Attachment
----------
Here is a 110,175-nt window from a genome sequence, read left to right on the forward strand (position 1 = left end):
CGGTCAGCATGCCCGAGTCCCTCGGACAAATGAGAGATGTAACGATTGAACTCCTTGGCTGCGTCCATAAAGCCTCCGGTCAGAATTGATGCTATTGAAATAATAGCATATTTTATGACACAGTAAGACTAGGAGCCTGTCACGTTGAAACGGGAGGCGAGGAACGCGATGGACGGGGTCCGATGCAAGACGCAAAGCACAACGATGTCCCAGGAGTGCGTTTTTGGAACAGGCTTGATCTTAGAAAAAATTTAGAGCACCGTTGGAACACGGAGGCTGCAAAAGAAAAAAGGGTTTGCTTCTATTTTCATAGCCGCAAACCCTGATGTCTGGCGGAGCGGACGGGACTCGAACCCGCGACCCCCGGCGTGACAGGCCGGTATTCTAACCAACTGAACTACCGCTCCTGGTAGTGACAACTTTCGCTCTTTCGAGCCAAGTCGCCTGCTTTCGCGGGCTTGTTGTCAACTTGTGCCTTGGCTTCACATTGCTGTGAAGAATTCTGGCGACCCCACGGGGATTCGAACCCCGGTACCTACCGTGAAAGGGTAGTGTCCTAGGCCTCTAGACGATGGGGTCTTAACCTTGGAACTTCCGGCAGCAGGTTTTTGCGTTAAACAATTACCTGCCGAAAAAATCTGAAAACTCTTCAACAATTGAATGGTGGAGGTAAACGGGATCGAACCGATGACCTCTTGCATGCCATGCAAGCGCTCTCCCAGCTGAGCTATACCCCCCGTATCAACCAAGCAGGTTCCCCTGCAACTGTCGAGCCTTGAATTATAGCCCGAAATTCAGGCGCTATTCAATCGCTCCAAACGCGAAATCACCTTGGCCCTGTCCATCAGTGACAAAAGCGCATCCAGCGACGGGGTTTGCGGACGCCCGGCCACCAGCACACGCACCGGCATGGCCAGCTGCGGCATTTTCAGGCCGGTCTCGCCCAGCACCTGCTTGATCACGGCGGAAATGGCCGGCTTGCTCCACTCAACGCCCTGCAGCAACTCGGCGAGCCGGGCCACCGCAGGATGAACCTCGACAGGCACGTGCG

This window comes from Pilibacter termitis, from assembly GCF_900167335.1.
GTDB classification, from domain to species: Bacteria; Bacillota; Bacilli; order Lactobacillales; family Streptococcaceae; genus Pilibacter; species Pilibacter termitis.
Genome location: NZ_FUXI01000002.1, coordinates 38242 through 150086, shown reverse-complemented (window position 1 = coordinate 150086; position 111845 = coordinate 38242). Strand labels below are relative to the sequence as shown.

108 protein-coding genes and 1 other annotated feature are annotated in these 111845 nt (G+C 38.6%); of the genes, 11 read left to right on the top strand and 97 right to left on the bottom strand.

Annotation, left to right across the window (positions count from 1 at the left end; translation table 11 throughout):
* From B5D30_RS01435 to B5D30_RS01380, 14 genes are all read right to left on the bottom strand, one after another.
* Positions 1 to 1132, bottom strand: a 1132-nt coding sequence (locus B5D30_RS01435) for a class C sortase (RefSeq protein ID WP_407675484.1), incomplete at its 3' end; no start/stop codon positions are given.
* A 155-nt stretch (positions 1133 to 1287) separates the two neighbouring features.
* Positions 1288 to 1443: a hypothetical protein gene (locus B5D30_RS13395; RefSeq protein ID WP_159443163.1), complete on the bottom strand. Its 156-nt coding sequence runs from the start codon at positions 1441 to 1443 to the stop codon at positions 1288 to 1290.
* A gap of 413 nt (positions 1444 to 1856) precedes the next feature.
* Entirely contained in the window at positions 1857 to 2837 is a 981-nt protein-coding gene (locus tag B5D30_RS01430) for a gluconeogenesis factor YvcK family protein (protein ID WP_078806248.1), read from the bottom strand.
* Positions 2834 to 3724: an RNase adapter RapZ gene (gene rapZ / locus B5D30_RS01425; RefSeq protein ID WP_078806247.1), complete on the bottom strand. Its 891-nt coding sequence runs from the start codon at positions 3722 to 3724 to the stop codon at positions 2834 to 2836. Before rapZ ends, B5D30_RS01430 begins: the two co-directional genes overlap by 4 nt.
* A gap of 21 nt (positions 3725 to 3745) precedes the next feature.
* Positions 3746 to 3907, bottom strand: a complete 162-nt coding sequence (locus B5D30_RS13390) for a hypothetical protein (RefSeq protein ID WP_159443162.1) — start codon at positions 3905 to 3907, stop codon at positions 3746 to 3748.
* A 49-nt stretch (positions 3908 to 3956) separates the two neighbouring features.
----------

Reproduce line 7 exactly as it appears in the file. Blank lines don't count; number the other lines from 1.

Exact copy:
Annotation, left to right across the window (positions count from 1 at the left end; translation table 11 throughout):